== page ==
The cause of logic and clarity has, however, been thrown into disarray by the appearance of junior minister for Brexit Steve Baker MP before a Parliamentary Committee. Questioned about leaked impact assessments revealing that each of the three principal Brexit options lead to economic fallout for the UK, Mr Baker said the report needed “improvement”.

When asked about the accuracy of forecasts, the minister replied: “I’m not able to name an accurate forecast, and I think that they are always wrong.”

The leaked analysis forecasts that departing the EU on World Trade Organisation terms, as favoured by the claque of MPs around Jacob Rees-Mogg would see growth reduced by 8%.

It was not made clear what Mr Baker preferred to rely to inform his judgements, other than professional advice tendered to him in the course of his duties as a government minister. Runes, reading the entrails of sheep, possibly necromancy: on that he was noticeably not forthcoming.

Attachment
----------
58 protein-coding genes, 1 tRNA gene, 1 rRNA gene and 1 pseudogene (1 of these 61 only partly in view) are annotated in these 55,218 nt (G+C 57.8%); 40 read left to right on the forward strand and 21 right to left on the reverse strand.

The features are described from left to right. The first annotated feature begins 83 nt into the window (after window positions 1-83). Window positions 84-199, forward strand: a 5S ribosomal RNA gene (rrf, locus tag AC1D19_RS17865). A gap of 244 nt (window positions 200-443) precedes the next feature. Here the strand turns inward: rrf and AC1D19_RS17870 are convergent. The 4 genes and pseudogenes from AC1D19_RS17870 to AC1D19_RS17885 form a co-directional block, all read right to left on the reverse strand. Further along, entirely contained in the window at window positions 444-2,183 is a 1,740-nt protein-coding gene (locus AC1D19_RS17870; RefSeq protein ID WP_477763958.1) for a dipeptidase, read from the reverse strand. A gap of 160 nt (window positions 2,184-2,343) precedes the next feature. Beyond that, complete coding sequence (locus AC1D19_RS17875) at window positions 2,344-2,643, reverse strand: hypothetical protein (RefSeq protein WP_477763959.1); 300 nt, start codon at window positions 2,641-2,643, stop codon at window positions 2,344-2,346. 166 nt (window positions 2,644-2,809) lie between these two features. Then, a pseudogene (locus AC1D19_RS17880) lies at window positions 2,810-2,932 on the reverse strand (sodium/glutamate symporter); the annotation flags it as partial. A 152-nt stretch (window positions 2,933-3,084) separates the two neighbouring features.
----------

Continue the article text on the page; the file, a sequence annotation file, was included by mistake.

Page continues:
As a member of the ministerial team charged with negotiating the UK’s exit from the EU, Mr Baker’s personal views on the EU are less of a mystery: ‘I think the European Union needs to be wholly torn down’.

Like Samson and the Philistines’ temple, Mr Baker appears to be resigned to the thought that pulling the edifice down could bury the UK.

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Welsh Conservatives appoint new Senedd Leader

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IT HAS been announced that Andrew RT Davies MS has been appointed as the new Leader of the Welsh Conservative Group in the Welsh Parliament.

Leader of the Welsh Conservatives in the Senedd, Andrew RT Davies MS said: “Becoming leader of the Welsh Conservatives in the Senedd once again is a great honour and privilege, and I’m pleased to enjoy the unanimous support of my colleagues to take us forward after a difficult few days for us all.

“On behalf of the Group I want to pay tribute to Paul Davies for his service as leader. Paul is not only a colleague but a trusted friend, who has served his constituents and party with distinction, and will continue to do so.